UPDATE: Great news! On Friday, September 18, the US District Court for the District of Nevada issued an order in Donald J. Trump for President, Inc., Republican National Committee, and Nevada Republican Party v. Cegavske.
The case will not move forward at this time and the voter protections enacted by the State of Nevada will remain in place for the upcoming election. Tribal members in Nevada that do not get at-home mail delivery will be able to pick up and drop off ballots for each other without fear that they will be prosecuted. Slow mail routes will not prevent tribal ballots that arrive after Election Day from being counted. We thank all of you for your support as we continue to fight to ensure that Native voters are included in state and federal political systems.
On September 11, 2020, Pyramid Lake Paiute Tribe and Walker River Paiute Tribe filed to intervene in Donald J. Trump for President, Inc., Republican National Committee, and Nevada Republican Party v. Cegavske in the US District Court for the District of Nevada. The Republican organizations that brought the above case have challenged critical voting protections that the state enacted during the COVID-19 pandemic. These efforts to undermine voter protections directly threaten the Tribes’ rights as well as the ability for Native American voters in Nevada to cast their ballots and have those ballots count.
Like many states, Nevada is working to provide voters safe and fair options in light of the global COVID-19 pandemic. The state conducted its primary election entirely by mail-in ballot. Despite being a well-intentioned means to combat the deadly COVID-19 outbreak, the move to vote-by-mail affected the ability of Native Americans in Nevada to vote. Many tribal members living on reservations in Nevada do not receive residential mail delivery and cannot safely mail their ballots from home. Only 35% of all reservations and colonies have home mail service. Geographic isolation, significant distance from post offices, limited rural post office hours, lack of transportation options, lack of Internet access, and other socio-economic factors—compounded by the COVID-19 pandemic—make it very difficult for Walker River Paiute and Pyramid Lake members to cast their ballot by mail. Given these obstacles, the move to all vote-by-mail resulted in a decreased Native American turnout for the 2020 primary election.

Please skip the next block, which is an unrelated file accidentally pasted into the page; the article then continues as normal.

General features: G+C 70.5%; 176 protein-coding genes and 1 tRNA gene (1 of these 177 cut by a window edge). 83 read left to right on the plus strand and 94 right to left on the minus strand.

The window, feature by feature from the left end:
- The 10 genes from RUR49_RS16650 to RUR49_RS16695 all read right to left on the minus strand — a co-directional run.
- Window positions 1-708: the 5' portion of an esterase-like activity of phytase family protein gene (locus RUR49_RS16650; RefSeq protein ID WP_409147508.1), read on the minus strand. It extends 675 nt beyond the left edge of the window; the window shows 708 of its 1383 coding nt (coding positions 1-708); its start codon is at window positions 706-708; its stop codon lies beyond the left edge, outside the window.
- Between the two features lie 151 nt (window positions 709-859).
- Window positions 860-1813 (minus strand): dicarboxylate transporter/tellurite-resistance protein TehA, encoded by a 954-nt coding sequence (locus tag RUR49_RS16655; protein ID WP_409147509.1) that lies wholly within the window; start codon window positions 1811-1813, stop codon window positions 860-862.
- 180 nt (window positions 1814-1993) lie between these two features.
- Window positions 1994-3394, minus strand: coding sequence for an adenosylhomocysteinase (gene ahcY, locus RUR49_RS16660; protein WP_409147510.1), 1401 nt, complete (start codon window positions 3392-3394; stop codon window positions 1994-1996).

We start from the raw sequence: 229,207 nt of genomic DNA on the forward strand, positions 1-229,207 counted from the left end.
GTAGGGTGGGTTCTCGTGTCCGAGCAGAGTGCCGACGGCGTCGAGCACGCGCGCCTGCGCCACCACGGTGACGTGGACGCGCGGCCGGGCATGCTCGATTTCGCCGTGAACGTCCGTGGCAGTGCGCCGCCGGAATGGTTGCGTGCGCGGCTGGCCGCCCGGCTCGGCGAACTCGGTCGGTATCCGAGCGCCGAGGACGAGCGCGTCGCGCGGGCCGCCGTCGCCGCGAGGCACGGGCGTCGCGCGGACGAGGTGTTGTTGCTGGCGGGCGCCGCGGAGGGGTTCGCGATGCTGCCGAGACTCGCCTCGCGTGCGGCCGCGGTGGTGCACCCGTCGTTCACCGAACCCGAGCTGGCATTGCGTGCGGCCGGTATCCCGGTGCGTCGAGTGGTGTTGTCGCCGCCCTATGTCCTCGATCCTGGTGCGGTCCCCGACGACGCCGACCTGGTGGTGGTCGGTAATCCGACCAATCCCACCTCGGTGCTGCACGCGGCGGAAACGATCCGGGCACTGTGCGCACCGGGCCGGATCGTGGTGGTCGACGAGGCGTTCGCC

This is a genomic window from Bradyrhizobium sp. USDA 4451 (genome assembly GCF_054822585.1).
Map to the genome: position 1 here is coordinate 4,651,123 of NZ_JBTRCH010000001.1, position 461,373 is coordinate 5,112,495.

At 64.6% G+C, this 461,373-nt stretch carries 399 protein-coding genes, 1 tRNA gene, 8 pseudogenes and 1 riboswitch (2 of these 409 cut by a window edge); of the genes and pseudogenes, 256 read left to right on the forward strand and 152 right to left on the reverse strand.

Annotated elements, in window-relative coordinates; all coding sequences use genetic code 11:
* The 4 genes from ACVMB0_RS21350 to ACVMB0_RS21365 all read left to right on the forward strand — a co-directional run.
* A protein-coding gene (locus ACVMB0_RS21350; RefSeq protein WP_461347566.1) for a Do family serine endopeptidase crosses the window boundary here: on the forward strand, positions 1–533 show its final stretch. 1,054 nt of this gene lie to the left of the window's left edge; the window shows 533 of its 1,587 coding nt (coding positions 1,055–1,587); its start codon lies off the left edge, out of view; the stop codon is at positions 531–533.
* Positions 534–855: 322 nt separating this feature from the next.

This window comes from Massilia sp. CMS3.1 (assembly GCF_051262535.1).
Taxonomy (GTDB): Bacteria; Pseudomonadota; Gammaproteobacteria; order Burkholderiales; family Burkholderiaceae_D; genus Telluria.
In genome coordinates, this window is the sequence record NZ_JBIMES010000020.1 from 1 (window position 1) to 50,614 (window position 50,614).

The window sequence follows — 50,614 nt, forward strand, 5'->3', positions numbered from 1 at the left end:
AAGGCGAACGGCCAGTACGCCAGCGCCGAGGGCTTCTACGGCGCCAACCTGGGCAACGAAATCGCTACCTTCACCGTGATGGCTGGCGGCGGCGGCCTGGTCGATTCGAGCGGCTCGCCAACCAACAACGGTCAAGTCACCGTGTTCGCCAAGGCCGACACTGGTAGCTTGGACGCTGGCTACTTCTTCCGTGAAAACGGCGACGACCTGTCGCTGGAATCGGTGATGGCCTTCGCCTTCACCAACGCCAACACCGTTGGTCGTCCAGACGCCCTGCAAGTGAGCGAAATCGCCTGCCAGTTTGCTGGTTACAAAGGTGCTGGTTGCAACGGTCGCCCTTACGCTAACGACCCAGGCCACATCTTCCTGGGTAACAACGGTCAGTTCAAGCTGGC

To better prepare for the upcoming general election, the Nevada Legislature enacted Assembly Bill 4 (“A.B. 4”). Three provisions of A.B. 4 are especially critical for Native American communities:
- Given the obstacles to picking up and dropping off mail, it is extremely common for Native Americans in Nevada to pick up and drop off mail for each other. However, Nevada criminalizes the collection and delivery of an absentee or mail-in ballot by anyone other than a family member. In the short-term, A.B. 4 provides much-needed relief to Native Americans by suspending the ballot assistance bans in times of emergency, allowing non-family members, such as individuals, community health reps, political parties, community organizers, and other groups to safely return a ballot for one another in the upcoming election.
- A.B. 4 clarifies that mail ballots “received by mail no later than 5 p.m. on the third day following the election and the date of the postmark cannot be determined, the mail ballot shall be deemed to have been postmarked on or before the day of the election.” This clarification is important for Native voters because county seats are excessively far from reservations, especially when compared to non-Native communities; post offices are open only limited hours, especially when compared to non-Native communities; and mail routes serving reservations are often circuitous and slow, especially when compared to non-Native communities.
- A.B. 4 provides important mechanisms for tribes to request and receive early on-reservation polling locations, providing an important alternative for those unable to vote by mail.
It is incredibly important to the Pyramid Lake Paiute and Walker River Paiute Tribes that voter protections such as these are enacted and Native voters are given adequate opportunity to cast their ballots. If you would like to support NARF and our efforts to assist tribes as they fight for equitable treatment and rights during the upcoming elections, please donate now.More blog posts